The attached process for an asset can be provided to the product builder in several ways. The complete method description can be provided as a website of hyper-linked information, Figure 4. EPF supports a rich text editor that allows for formatted text, URLs, and images in the text. It also supports diagrams such as UML activity diagrams.

Figure 4 - EPF published website

A detailed process description can be exported to tools such as Microsoft Project, Figure 5. The information from EPF is transformed into formats native to Project.

Figure 5 - Schedule exported from EPF into MS Project

Embedded Documentation –It is always difficult to motivate developers to create documentation, but documentation that is an integral part of the asset is somewhat easier to motivate. For the code, techniques such as javadoc annotations have been around along time. In document preparation tools, such as word processors, there are often techniques such as hidden text or templates that can be used in an unobtrusive way to provide information. The annotations are visible in one mode of the product but invisible in other modes. This approach simplifies version control and trace back so that documentation is easy to keep in synch with the content.

The tools used to create and perform the attached process need to be appropriate to the context and content of the production method. Some product line organizations use a largely traditional manual method for building products and the attached processes will be text descriptions. For a more automated production method the attached processes will tend to be scripts that execute the automated workflows.


In discussions about creating attached processes the inevitable argument is “I don’t want to spend time creating things that no one will use.” To which I respond, “if they are beneficial people will use them and if they are not, change them so that they are.” In a previous column I stressed that this is not “unnecessary work” because the processes pay for themselves [McGregor 08]. The attached process reduces the amount of time the product builder must spend preparing to use the asset.

There is no end of advice on how to make processes effective in general, but specifically what does it take for attached processes to be effective?

Fits seamlessly with the production plan – The production plan has variation points (yes, even the plans have variation points) that correspond to the choices to be made among core assets. Each variation point will define the requirements for the variants, in this case the attached process that is to be integrated at that point.

Provides actionable instructions – An attached process needs to be a step-by-step, complete set of precise instructions. I have seen processes written as “guidelines” or as a “conceptual” view of how to use the asset. These may have their place but it is not in the attached process.

Provides complete information for use of the asset – By complete information I mean sufficient information for the product builder to resolve all variation points of the asset.

Communicates effectively with the product builder – The typical advice “Write for the Reader” applies here, even if the process is automated. The attached process states exactly what the product builder is to do. If the product builder is an end-user, assembling a group of plug-ins, the process should be understandable to the product builder. If the user of the attached process is an automated process, the attached process is a script that communicates effectively with the tool it is intended to direct.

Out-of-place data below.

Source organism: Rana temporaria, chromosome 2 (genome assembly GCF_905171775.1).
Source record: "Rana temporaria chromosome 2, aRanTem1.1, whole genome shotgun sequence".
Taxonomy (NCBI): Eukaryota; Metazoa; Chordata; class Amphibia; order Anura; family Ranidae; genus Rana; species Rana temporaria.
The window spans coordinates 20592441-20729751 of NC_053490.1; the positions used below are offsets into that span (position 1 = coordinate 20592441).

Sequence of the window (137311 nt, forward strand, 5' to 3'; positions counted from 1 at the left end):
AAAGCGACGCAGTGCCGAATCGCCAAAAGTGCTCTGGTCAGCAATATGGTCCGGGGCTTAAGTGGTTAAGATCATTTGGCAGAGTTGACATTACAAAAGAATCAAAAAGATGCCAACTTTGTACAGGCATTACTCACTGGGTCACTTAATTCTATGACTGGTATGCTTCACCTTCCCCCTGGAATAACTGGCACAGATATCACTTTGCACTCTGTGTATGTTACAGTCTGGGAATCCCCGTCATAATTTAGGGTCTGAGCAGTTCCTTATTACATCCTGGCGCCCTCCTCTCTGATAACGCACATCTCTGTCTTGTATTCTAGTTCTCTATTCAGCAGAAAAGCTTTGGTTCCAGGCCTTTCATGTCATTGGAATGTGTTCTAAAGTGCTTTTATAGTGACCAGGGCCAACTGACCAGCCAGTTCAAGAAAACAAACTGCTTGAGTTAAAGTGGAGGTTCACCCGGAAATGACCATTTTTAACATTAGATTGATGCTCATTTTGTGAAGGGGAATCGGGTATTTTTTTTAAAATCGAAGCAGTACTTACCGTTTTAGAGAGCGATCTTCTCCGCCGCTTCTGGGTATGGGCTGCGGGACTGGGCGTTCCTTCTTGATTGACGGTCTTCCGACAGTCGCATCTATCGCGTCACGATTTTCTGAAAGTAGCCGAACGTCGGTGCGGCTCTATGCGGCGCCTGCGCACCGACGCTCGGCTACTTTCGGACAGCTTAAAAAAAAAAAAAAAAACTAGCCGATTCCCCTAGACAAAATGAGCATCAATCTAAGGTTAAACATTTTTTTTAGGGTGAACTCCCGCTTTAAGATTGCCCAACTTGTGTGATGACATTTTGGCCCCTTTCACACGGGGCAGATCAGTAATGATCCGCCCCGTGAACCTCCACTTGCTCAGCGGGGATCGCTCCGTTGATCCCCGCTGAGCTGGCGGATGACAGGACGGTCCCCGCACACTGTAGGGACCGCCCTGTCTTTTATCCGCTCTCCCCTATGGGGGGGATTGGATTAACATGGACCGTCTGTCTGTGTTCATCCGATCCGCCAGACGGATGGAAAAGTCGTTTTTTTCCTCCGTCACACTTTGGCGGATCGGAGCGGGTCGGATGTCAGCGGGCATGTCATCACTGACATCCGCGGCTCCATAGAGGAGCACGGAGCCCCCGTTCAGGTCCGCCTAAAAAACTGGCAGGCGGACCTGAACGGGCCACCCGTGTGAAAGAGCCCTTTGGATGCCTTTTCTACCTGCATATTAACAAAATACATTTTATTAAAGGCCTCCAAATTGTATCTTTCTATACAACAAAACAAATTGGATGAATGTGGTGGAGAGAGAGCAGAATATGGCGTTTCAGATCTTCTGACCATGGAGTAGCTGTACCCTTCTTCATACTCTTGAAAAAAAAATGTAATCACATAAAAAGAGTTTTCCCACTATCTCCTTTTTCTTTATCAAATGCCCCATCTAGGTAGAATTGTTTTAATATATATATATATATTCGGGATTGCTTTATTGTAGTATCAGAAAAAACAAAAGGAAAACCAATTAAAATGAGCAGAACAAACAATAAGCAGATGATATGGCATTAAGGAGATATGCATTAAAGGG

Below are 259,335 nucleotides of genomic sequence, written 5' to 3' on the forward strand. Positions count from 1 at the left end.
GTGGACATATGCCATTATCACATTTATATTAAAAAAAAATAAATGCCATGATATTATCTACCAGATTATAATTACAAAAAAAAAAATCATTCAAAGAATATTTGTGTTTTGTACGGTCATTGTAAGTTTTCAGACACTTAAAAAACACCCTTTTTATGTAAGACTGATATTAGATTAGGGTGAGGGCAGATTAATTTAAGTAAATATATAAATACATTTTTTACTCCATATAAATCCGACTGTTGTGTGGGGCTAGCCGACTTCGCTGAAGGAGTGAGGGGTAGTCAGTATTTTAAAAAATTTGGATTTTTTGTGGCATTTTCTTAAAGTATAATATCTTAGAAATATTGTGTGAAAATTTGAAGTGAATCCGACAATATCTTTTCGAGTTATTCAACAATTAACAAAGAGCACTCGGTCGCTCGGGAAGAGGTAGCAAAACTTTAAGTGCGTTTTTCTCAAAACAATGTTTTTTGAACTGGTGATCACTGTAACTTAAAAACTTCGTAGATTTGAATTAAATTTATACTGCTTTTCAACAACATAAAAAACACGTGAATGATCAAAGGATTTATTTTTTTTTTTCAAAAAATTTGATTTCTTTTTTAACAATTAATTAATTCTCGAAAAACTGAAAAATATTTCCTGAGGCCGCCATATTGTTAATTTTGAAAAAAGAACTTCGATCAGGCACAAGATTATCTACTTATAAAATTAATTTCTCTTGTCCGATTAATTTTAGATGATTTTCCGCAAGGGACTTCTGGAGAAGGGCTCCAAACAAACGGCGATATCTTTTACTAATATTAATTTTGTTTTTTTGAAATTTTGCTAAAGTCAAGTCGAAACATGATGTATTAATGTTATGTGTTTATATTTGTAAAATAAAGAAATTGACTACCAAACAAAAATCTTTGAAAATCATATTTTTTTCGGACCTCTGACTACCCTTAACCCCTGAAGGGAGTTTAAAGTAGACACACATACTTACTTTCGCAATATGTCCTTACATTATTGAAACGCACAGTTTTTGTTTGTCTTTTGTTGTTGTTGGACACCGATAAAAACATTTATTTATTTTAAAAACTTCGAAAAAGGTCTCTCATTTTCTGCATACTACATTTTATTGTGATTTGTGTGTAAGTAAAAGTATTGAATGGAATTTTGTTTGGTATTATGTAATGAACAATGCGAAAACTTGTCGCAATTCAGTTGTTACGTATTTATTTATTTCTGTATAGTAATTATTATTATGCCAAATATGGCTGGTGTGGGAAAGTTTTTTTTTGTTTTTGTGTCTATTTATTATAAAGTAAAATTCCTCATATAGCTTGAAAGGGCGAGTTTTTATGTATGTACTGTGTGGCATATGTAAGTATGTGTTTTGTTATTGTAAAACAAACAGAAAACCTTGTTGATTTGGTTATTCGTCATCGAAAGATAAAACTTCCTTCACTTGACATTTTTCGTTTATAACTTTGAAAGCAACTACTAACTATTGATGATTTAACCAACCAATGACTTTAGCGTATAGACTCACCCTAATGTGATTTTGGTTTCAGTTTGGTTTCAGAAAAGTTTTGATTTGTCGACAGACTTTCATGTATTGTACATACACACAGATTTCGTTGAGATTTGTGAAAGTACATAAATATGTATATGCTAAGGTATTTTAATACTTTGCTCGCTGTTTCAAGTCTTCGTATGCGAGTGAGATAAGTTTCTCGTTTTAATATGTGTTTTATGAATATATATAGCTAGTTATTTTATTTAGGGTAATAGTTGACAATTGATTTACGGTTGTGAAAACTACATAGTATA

Facilitates understanding of the asset more easily than personal examination of the asset – The attached process should provide just what is required to use the asset, not to maintain the asset. If the process provides too much information it take longer to understand the asset using the attached process, that is not effective.

Lastly, an attached process should be subject to review as a part of the core asset package. Having many eyes on the information is the best means to ensure that the deployed process really is effective.


Attached processes make a valuable contribution to the core asset base of a software product line organization. The attached process looks to the future. It is a means for the core asset developer to communicate with the product builders who will use the asset in the future. In many software product line organizations some of the product builders are either not co-located with the core asset developers or even outside the company that owns the core assets. The attached process enables the product builder to use the core asset much more quickly. The attached process is a strategically significant element in achieving the order-of-magnitude gains in productivity that the software product line strategy can deliver.


[Chastek 02] Gary Chastek and John D. McGregor. Guidelines for Developing a Product Line Production Plan, CMU/SEI-2002-TR-006, 2002.

[Eclipse 09] Eclipse Foundation,

[Eclipse 09b] Eclipse Foundation, Eclipse Process Framework,, 2009.

[McGregor 05] John D. McGregor. Context,, 2005.

[McGregor 06] John D. McGregor. Planning before plans, 2006.

[McGregor 08] John D. McGregor. Agile Software Product Lines, Deconstructed,

[Microsoft 09] Welcome to the Windows Ecosystem Readiness Program,, 2009.

[OMG 08] Object Management Group, Software & Systems Process Engineering Metamodel specification (SPEM), Version 2.0, 2008.

[Topcased 09] Topcased,

About the author

Dr. John D. McGregor is an associate professor of computer science at Clemson University and a partner in Luminary Software, a software engineering consulting firm. His research interests include software product lines and component-base software engineering. His latest book is A Practical Guide to Testing Object-Oriented Software (Addison-Wesley 2001). Contact him at

John Mc Gregor: “Attached Processes”, in Journal of Object Technology, vol. 9, no. 2, March – April 2010, pp. 7-16